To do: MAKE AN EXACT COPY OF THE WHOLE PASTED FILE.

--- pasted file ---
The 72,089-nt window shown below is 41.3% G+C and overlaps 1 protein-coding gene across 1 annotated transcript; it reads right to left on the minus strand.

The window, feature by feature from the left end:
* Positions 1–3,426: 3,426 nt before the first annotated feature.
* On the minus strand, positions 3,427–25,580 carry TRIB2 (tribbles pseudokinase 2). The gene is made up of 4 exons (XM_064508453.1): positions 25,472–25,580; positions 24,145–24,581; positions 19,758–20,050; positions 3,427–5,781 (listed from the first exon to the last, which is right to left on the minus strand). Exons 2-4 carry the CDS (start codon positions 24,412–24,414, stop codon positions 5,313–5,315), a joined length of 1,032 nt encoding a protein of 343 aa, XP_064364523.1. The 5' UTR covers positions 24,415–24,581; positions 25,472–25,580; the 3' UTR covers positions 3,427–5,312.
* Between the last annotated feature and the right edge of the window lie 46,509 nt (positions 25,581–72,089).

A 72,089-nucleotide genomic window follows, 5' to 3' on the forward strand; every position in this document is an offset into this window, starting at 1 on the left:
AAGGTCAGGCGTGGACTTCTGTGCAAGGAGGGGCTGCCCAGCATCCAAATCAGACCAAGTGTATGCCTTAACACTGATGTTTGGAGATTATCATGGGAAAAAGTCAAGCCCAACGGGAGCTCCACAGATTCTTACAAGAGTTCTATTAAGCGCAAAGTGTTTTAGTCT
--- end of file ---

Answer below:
The 72,089-nt window shown below is 41.3% G+C and overlaps 1 protein-coding gene across 1 annotated transcript; it reads right to left on the minus strand.

The window, feature by feature from the left end:
* Positions 1–3,426: 3,426 nt before the first annotated feature.
* On the minus strand, positions 3,427–25,580 carry TRIB2 (tribbles pseudokinase 2). The gene is made up of 4 exons (XM_064508453.1): positions 25,472–25,580; positions 24,145–24,581; positions 19,758–20,050; positions 3,427–5,781 (listed from the first exon to the last, which is right to left on the minus strand). Exons 2-4 carry the CDS (start codon positions 24,412–24,414, stop codon positions 5,313–5,315), a joined length of 1,032 nt encoding a protein of 343 aa, XP_064364523.1. The 5' UTR covers positions 24,415–24,581; positions 25,472–25,580; the 3' UTR covers positions 3,427–5,312.
* Between the last annotated feature and the right edge of the window lie 46,509 nt (positions 25,581–72,089).

A 72,089-nucleotide genomic window follows, 5' to 3' on the forward strand; every position in this document is an offset into this window, starting at 1 on the left:
AAGGTCAGGCGTGGACTTCTGTGCAAGGAGGGGCTGCCCAGCATCCAAATCAGACCAAGTGTATGCCTTAACACTGATGTTTGGAGATTATCATGGGAAAAAGTCAAGCCCAACGGGAGCTCCACAGATTCTTACAAGAGTTCTATTAAGCGCAAAGTGTTTTAGTCT